William marches along with a bouncy step and his chin raised. He’s a great security escort. If anyone on the street tries to bug me, he dismisses them with a wave or transmits the evil eye. People smile at his nerve and they also leave me alone. When he meets his buddies in the road, he shakes their hands like a rapper turned politician and asks how their families are doing. This kid is clearly leadership material.

Today we struck a deal. He’ll provide protection on my commute each morning and I’ll pay him our agreed upon amount at the end of each week. If he misses a day without a good excuse, he won’t get anything that week. For further compensation, I’ll continue teaching him words in English. At this point his vocabulary consists mostly of four letter words.

Sometimes I have a hard time understanding when people tell me their names. I’m almost always obliged to ask how the name is written. It seems that must be a universal affliction as people call me all kinds of crazy things that sound somewhat similar to Angela. Two of my favorite new names so far are ‘angina’ and ‘enema’. Who knew my name resembles so many unpleasant medical terms.

Friday, September 3, 2010

This first week in Haiti has passed faster than a turtle on a skateboard. I've been caught in a very un- stereotypically Caribbean whirlwind of bustling activity. There has been a lot of work for me to do and more than anything I think I have appreciated feeling useful.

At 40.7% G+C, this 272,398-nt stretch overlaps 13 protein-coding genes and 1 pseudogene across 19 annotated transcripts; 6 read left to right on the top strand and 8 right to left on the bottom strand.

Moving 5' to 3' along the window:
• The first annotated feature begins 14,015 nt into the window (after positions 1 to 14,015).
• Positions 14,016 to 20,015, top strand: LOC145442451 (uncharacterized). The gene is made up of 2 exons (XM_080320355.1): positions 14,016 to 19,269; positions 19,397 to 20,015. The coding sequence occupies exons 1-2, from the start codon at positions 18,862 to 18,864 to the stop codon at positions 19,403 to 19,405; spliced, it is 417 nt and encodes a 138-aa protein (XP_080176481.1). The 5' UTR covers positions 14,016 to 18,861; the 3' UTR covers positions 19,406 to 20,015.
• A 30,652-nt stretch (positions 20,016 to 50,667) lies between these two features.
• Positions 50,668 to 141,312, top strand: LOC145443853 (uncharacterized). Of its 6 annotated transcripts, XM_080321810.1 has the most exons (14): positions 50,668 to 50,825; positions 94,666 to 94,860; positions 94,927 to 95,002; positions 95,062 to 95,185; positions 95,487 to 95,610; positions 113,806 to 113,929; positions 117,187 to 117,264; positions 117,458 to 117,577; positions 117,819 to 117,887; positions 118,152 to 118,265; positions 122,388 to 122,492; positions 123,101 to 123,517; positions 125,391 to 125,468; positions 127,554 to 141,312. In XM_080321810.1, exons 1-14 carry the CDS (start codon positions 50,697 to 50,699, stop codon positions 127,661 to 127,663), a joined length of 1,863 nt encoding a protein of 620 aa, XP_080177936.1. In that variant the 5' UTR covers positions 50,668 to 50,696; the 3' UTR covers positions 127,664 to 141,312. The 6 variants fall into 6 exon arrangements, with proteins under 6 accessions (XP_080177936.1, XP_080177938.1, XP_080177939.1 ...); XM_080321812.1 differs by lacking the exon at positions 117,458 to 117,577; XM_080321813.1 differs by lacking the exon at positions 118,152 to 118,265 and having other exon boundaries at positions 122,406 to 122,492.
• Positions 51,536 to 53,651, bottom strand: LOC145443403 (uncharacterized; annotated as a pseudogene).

I finally unpacked my suitcases last night. My apartment is inside the walled enclosure of St. Jacques Church in Petion Ville - a short walk from the Diocesan office. The music school, St. Trinity, now resides there. For those of you who have spent a summer in Sewanee, TN during the Summer Music Festival, you can imagine the mostly delicious cacophony of classical sounds that I enjoy every day. Another perk is that there is a piano right outside my room for me to mess around with anytime I feel the urge.

Over the course of the past week, I've slept in Les Cayes, Cange, and Port au Prince. In Les Cayes, I translated for two terrific techies, Todd and Tony, as they worked with Business and Technology Institute technician, Denis, to prepare the computer lab there for the coming semester. Learning some much needed computer skills was a positive byproduct for me. From Les Cayes, I traveled with the Partnership Program director to the Diocesan Conference on Reconstruction in Cange. Renowned economist, Kesner Pharel, spoke to the group of 20 influential leaders within the church about dreaming big and planning precisely. My job was to take minutes in English.

One of my favorite moments from the past week:

A friend of mine, Amorce Dugé, recently purchased land which he will transform into a haven for artists of all sorts. Every year he hopes to facilitate a month long festival featuring different mediums each week. The artists will stay economically in 16 bungalows arranged around a pool and a large workshop space. Dugé himself writes novels and poetry. One early morning we scooted out to his land to dream about possibilities.